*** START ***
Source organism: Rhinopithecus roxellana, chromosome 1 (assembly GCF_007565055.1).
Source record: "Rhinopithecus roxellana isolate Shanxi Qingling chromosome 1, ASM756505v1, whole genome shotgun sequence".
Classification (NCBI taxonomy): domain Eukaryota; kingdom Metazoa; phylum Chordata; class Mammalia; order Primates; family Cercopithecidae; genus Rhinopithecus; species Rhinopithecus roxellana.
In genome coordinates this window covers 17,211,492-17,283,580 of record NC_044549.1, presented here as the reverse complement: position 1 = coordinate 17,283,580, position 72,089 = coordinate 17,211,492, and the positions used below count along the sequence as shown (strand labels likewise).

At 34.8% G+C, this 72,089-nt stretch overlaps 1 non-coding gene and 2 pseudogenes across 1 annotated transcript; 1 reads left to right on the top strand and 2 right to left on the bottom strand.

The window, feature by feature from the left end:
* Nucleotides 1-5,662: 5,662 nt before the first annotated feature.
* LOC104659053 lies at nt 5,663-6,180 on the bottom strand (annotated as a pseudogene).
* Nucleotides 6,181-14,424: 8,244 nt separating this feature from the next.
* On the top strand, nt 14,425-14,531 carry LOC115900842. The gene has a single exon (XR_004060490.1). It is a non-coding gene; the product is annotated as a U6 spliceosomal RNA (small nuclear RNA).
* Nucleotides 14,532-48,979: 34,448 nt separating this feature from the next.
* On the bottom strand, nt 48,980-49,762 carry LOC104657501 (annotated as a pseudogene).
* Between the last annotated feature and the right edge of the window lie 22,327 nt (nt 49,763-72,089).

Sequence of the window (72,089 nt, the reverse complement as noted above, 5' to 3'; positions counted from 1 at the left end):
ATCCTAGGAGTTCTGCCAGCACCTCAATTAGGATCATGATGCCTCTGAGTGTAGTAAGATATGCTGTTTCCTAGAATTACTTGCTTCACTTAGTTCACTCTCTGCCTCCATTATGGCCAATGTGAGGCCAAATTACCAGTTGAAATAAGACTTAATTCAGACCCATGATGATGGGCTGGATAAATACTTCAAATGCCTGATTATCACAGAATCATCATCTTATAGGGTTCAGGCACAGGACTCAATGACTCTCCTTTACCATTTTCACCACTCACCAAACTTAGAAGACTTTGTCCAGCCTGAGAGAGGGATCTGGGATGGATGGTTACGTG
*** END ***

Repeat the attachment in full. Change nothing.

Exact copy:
Source organism: Rhinopithecus roxellana, chromosome 1 (assembly GCF_007565055.1).
Source record: "Rhinopithecus roxellana isolate Shanxi Qingling chromosome 1, ASM756505v1, whole genome shotgun sequence".
Classification (NCBI taxonomy): domain Eukaryota; kingdom Metazoa; phylum Chordata; class Mammalia; order Primates; family Cercopithecidae; genus Rhinopithecus; species Rhinopithecus roxellana.
In genome coordinates this window covers 17,211,492-17,283,580 of record NC_044549.1, presented here as the reverse complement: position 1 = coordinate 17,283,580, position 72,089 = coordinate 17,211,492, and the positions used below count along the sequence as shown (strand labels likewise).

At 34.8% G+C, this 72,089-nt stretch overlaps 1 non-coding gene and 2 pseudogenes across 1 annotated transcript; 1 reads left to right on the top strand and 2 right to left on the bottom strand.

The window, feature by feature from the left end:
* Nucleotides 1-5,662: 5,662 nt before the first annotated feature.
* LOC104659053 lies at nt 5,663-6,180 on the bottom strand (annotated as a pseudogene).
* Nucleotides 6,181-14,424: 8,244 nt separating this feature from the next.
* On the top strand, nt 14,425-14,531 carry LOC115900842. The gene has a single exon (XR_004060490.1). It is a non-coding gene; the product is annotated as a U6 spliceosomal RNA (small nuclear RNA).
* Nucleotides 14,532-48,979: 34,448 nt separating this feature from the next.
* On the bottom strand, nt 48,980-49,762 carry LOC104657501 (annotated as a pseudogene).
* Between the last annotated feature and the right edge of the window lie 22,327 nt (nt 49,763-72,089).

Sequence of the window (72,089 nt, the reverse complement as noted above, 5' to 3'; positions counted from 1 at the left end):
ATCCTAGGAGTTCTGCCAGCACCTCAATTAGGATCATGATGCCTCTGAGTGTAGTAAGATATGCTGTTTCCTAGAATTACTTGCTTCACTTAGTTCACTCTCTGCCTCCATTATGGCCAATGTGAGGCCAAATTACCAGTTGAAATAAGACTTAATTCAGACCCATGATGATGGGCTGGATAAATACTTCAAATGCCTGATTATCACAGAATCATCATCTTATAGGGTTCAGGCACAGGACTCAATGACTCTCCTTTACCATTTTCACCACTCACCAAACTTAGAAGACTTTGTCCAGCCTGAGAGAGGGATCTGGGATGGATGGTTACGTG